I've been looking forward to seeing this famous artwork at Holy Cross Cemetery, which is on display at the Holy Cross link and at right. The pictures, this and two smaller pieces, were created by famed artist Isabel Piczek.
I've blogged about her work before. She and her sister Edith are well-known in both Catholic and artistic circles for the pictures they've created on three continents.
So I get to the cemetery in Culver City (remember when it used to be so visible from the 405?), drive to the mausoleum on the hill, park, and finally I can view the stylized, 1300-square-foot artwork first from afar, then up close. Because the way the mausoleum is designed, you can walk right up to it and lay your hand on its flat, painted acrylic resin surface...
...Holy chimera, Batman! Those aren't mosaics!
They're murals...by a famous mosaicist. Stunning murals, but not mosaics.
The mural above contains (according to Holy Cross's brochure) the Complete Theology of the Resurrection--the RISEN CHRIST, the Descent to Sheol and the Ascent.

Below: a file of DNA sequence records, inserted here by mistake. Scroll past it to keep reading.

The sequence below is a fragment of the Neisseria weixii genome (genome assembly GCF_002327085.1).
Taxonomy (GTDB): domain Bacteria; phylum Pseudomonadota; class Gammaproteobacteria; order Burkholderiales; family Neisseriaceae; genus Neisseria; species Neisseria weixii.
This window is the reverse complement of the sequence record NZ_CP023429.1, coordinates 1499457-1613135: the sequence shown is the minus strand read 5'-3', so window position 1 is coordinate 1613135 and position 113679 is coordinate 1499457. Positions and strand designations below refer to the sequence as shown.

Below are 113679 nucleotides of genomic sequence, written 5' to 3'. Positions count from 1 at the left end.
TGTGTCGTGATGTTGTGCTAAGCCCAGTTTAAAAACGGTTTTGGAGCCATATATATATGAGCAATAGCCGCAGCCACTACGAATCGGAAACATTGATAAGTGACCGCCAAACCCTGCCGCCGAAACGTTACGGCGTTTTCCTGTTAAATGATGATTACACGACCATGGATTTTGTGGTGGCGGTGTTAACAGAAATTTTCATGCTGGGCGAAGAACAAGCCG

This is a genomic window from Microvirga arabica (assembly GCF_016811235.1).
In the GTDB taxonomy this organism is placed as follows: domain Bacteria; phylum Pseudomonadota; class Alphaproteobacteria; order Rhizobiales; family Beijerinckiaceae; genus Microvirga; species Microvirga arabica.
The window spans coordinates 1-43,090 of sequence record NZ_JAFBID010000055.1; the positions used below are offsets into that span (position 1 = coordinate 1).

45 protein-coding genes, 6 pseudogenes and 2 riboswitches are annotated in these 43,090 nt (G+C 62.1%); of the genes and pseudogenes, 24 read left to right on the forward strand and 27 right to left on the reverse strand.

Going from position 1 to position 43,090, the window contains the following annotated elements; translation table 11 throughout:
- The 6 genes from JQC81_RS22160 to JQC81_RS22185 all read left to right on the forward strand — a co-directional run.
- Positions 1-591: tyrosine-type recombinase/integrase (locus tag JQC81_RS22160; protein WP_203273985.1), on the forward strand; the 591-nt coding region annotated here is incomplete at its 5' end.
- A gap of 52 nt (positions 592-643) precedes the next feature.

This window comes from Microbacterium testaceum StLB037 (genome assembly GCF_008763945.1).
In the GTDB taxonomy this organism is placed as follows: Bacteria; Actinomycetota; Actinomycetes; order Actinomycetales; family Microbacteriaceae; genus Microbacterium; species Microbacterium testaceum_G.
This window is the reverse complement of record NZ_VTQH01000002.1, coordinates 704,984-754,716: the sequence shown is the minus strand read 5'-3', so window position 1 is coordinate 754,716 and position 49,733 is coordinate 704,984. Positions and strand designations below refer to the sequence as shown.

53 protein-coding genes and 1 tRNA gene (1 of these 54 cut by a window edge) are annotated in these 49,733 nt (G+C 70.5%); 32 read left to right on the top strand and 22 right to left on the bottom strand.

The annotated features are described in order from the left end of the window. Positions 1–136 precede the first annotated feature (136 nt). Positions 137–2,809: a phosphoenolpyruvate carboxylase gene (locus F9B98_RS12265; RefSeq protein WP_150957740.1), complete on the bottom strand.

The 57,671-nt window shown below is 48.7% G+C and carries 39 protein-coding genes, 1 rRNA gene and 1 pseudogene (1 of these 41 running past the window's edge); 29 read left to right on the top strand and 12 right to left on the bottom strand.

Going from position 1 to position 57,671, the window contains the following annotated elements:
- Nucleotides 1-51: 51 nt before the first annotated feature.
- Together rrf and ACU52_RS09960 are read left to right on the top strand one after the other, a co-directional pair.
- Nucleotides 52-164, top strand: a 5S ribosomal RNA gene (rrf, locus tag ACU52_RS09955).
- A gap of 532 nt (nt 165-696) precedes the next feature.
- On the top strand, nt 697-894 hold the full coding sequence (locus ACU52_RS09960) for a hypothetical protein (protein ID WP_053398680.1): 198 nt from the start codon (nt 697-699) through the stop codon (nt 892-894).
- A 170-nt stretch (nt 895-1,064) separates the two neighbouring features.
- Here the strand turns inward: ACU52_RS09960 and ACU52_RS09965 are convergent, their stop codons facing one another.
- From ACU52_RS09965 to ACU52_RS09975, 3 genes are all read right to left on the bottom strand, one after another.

The descent to Sheol (the gates of hell) is on the left, and his ascent into heaven is on the right, so actually there are three Christ figures in the painting. Also represented are Noah, Abraham, Moses, Ruth, David, and more.
Well, I looked around, and found some mosaics--in a more primitive style--which I think complement the ultra modern (by 20th century standards) mural quite well. These small mosaics represent the stations of the cross. They look to be about 14-16 inches square, but they're way up high so I can't be sure.
The one at top must be "Jesus meets the woman of Jerusalem." Below that, as he carries his cross, I can't be sure of the station. Sorry!
I'm just really glad the pictures came out. My little Kodak Easy Share really performed like a champion.
Holy Cross produces five pages of text about the symbolism and history of these murals, but not one word about the mosaics. No idea who the artist was (I did ask).
I include the station number (Nine) on the picture on the right to show that I did not rotate the picture. This mosaic shows Jesus falling for the third time.
To Catholic school veterans like myself, these pictures and their titles will bring back memories of the once-a-week trek to church to perform the Stations of the Cross during Lent. The idea, of course, is to learn to appreciate the pain and suffering endured as Christ carried his cross up the hill to be crucified, but I think most school kids are too busy passing notes (or texting, today) and giggling about how funny the priest sounds when he sings (yes, there is musical accompaniment to the Stations of the Cross) to fully absorb the deeper lessons.